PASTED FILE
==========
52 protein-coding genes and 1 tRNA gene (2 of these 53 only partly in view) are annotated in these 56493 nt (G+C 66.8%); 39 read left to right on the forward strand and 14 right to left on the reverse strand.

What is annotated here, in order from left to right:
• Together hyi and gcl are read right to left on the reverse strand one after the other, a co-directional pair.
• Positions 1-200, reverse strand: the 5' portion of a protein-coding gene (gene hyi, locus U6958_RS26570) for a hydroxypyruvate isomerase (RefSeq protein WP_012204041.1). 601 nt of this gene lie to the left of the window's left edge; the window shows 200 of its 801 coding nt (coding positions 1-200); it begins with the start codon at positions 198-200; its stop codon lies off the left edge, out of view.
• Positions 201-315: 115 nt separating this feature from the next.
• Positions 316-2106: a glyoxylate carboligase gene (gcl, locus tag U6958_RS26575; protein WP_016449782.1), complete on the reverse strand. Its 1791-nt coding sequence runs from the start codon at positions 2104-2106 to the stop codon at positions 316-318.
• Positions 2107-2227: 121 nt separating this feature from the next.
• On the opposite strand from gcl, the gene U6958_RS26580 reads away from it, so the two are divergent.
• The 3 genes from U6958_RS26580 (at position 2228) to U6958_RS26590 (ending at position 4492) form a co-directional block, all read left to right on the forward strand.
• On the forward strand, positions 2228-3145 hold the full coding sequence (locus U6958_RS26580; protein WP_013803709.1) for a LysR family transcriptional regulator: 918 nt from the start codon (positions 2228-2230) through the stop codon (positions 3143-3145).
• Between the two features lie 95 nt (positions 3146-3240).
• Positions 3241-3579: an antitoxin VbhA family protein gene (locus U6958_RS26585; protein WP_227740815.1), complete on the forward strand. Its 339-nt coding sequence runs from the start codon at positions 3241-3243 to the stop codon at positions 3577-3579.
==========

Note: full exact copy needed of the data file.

52 protein-coding genes and 1 tRNA gene (2 of these 53 only partly in view) are annotated in these 56493 nt (G+C 66.8%); 39 read left to right on the forward strand and 14 right to left on the reverse strand.

What is annotated here, in order from left to right:
• Together hyi and gcl are read right to left on the reverse strand one after the other, a co-directional pair.
• Positions 1-200, reverse strand: the 5' portion of a protein-coding gene (gene hyi, locus U6958_RS26570) for a hydroxypyruvate isomerase (RefSeq protein WP_012204041.1). 601 nt of this gene lie to the left of the window's left edge; the window shows 200 of its 801 coding nt (coding positions 1-200); it begins with the start codon at positions 198-200; its stop codon lies off the left edge, out of view.
• Positions 201-315: 115 nt separating this feature from the next.
• Positions 316-2106: a glyoxylate carboligase gene (gcl, locus tag U6958_RS26575; protein WP_016449782.1), complete on the reverse strand. Its 1791-nt coding sequence runs from the start codon at positions 2104-2106 to the stop codon at positions 316-318.
• Positions 2107-2227: 121 nt separating this feature from the next.
• On the opposite strand from gcl, the gene U6958_RS26580 reads away from it, so the two are divergent.
• The 3 genes from U6958_RS26580 (at position 2228) to U6958_RS26590 (ending at position 4492) form a co-directional block, all read left to right on the forward strand.
• On the forward strand, positions 2228-3145 hold the full coding sequence (locus U6958_RS26580; protein WP_013803709.1) for a LysR family transcriptional regulator: 918 nt from the start codon (positions 2228-2230) through the stop codon (positions 3143-3145).
• Between the two features lie 95 nt (positions 3146-3240).
• Positions 3241-3579: an antitoxin VbhA family protein gene (locus U6958_RS26585; protein WP_227740815.1), complete on the forward strand. Its 339-nt coding sequence runs from the start codon at positions 3241-3243 to the stop codon at positions 3577-3579.